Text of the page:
5 Practical Steps To Take If You Are Struggling To Choose A Career Path

1. Watch a few videos

You are probably the 3,024,124th person who has struggled to work out what career path to follow. (Really. You’re not alone.) There are so many practical and inspirational videos on YouTube made by people who have been in the same boat as you. Sometimes all it takes is one little piece of advice to completely change your perspective or even your whole life. Make a habit of watching a TED talk every day or even every second day online. It only takes 20 minutes (or less). If you don’t know where to start, try searching for titles like “How to Know Your Life Purpose in 5 Minutes” or “How To Find And Do Work You Love”.

2. Write down your values

People always generalize that you have two options when it comes to choosing a career — do what you love OR go after a bucket load of money. There are so many other factors that influence your happiness levels and general fulfillment. Are you better off working solo, or do you love socializing in a team environment? Do you like the routine of the 9-to-5 day, or mixing it up with irregular and unusual hours? Love to type away at your laptop all day amongst a pile of empty coffee cups? Or would you rather be outside in the fresh air and on your feet? Think about your current lifestyle, habits, and preferences, and write down what you really value. Having a passion/interest for something and earning sweet cash are just two pieces of a much larger puzzle.

3. Interview people

People working in their dream job tend to feel proud of their achievements. They generally love talking about what they do and retelling the story of how they got there. So just ask! Look up their number or email (it only takes two minutes) and reach out. Explain (politely) that you are interested in their industry or role, and it would be really helpful if you could ask them a few questions. If they live or work in your area, offer to hand deliver them a free coffee or lunch. If they are on the other side of the world, no problem — suggest a Skype chat or just email back and forth. It feels kind of weird to contact a stranger out of the blue, but you will be surprised at how open people are. Don’t feel guilty for taking up their time either – it feels good to offer advice and help people out. You are giving them the opportunity to enjoy that warm buzz of helping someone else.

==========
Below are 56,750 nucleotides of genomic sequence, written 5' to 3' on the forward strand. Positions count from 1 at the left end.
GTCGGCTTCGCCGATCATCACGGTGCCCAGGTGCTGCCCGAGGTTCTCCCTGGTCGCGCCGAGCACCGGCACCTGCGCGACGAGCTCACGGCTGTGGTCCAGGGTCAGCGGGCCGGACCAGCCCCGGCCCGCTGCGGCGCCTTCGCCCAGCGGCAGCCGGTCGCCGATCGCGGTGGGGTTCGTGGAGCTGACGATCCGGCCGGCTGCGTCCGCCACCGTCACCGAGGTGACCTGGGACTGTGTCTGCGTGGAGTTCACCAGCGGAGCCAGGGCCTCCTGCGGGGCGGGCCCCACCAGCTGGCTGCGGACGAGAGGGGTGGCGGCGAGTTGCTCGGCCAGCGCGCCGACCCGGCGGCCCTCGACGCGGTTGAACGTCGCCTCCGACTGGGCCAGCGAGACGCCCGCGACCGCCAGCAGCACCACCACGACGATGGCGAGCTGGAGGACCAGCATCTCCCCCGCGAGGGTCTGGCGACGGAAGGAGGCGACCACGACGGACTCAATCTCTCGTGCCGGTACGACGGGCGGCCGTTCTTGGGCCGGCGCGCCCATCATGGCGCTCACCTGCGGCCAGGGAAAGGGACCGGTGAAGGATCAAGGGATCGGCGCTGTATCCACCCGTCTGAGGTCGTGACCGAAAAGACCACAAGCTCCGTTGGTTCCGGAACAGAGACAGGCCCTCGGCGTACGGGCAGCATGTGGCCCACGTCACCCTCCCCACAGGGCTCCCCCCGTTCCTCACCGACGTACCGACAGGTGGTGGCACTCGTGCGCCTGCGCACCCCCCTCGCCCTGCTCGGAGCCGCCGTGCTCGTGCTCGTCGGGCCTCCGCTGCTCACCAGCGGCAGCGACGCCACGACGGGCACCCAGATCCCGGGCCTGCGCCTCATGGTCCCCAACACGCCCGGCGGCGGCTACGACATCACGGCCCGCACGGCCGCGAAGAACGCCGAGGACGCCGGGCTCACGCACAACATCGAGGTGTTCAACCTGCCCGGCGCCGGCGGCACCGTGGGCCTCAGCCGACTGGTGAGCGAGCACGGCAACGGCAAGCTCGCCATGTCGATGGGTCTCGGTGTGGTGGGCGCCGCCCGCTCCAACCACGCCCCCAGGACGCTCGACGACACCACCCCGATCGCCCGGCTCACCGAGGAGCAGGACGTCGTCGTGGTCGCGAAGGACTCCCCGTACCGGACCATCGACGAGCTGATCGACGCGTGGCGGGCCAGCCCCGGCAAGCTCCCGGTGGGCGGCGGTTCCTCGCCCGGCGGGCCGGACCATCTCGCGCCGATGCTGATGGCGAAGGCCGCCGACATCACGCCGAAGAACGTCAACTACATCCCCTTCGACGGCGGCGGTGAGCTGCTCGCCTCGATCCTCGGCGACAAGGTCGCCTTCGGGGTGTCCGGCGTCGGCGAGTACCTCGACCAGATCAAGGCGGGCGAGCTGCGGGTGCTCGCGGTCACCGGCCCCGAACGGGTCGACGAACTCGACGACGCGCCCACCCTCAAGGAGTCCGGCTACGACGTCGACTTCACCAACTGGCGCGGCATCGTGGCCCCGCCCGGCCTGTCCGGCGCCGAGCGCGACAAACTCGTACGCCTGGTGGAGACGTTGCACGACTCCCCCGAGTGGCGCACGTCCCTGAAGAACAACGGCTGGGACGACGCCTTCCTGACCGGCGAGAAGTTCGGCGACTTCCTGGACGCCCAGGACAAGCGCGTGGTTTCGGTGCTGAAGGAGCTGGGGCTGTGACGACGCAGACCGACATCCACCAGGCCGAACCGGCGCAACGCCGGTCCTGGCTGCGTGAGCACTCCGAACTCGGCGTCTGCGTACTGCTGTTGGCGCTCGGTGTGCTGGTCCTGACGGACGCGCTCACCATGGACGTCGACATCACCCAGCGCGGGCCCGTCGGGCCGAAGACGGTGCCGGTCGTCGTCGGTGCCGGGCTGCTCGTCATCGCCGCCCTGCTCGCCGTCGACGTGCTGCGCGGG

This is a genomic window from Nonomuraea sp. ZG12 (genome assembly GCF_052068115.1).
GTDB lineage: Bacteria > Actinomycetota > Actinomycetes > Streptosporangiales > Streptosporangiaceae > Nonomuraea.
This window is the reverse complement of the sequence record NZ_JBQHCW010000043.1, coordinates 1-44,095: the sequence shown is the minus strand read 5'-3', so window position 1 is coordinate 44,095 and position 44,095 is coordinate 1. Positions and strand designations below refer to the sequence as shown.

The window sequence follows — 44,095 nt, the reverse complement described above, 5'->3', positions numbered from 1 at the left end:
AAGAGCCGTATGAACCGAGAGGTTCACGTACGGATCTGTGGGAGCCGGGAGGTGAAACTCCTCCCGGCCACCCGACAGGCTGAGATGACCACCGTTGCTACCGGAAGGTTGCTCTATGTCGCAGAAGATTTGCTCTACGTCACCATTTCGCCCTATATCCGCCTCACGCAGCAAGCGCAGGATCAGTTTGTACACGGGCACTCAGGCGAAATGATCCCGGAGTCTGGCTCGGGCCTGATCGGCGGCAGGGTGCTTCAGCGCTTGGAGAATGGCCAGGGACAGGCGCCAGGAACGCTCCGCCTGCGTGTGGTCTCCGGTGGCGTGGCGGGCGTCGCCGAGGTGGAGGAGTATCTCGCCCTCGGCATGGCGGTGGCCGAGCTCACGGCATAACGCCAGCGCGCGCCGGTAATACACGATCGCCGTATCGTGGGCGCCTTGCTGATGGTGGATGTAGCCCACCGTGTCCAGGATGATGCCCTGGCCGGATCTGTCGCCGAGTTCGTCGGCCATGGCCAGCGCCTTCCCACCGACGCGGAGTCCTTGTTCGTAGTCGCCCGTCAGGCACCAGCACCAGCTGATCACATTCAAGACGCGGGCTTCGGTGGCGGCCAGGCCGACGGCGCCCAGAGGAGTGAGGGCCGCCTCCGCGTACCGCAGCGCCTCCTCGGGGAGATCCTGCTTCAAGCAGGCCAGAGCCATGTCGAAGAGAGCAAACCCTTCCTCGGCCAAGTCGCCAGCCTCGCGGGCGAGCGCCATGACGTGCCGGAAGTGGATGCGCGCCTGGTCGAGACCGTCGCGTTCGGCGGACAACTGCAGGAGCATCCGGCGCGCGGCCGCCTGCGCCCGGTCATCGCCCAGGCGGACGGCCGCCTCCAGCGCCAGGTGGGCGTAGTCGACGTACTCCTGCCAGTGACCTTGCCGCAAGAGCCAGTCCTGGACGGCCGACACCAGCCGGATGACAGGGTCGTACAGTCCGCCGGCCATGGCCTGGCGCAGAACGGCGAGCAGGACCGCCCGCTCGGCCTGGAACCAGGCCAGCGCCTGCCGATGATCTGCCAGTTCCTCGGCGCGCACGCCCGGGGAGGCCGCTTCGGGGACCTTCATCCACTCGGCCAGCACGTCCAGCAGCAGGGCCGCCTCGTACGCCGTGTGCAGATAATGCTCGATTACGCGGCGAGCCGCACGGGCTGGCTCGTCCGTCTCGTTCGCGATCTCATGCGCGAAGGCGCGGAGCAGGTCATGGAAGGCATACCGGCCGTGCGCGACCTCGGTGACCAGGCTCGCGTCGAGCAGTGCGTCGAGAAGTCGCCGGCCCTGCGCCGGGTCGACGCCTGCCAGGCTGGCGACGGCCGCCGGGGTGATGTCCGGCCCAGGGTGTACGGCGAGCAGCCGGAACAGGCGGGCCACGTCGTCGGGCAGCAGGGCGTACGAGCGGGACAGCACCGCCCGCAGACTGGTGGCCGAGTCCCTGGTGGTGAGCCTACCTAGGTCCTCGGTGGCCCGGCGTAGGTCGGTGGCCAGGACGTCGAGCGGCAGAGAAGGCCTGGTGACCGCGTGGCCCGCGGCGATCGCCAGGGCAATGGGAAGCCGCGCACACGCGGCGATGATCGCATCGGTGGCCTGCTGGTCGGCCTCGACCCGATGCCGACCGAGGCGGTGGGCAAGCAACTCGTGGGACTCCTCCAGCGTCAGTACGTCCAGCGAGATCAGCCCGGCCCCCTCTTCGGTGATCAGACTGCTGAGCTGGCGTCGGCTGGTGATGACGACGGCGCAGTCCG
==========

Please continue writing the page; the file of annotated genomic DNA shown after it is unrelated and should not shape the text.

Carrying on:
4. Test the waters

You won’t ever know if you really love (or despise) something until you give it a try. There are twelve months in the year. How about devoting one month to researching each possible area of interest? Spend a month reading up on/doing courses on/trying your hand at/speaking to people in [insert career here] – writing, finance, psychology, art, design, social work, events, marketing, business, manufacturing, or whatever else sparks your interest. You will be amazed at what you learn. Even discovering that you totally suck at something or simply can’t stand it is really useful. It narrows down the field of possibilities, which can feel so overwhelmingly large.

5. Chat with friends

Your friends often see things in you that you can’t see yourself if you didn’t have their help to guide you. Next time you’re all out grabbing dinner or a drink, ask those in your inner circle what they picture you being good at. If their answers take you by surprise, that’s great! It will get your mind ticking over at a whole new path that you hadn’t considered. If their answers align with what you had in mind — well, it’s a bit of a confidence booster to know that other people see it as a perfect fit for you. Either way, it’s a win-win. Thought Catalog Logo Mark

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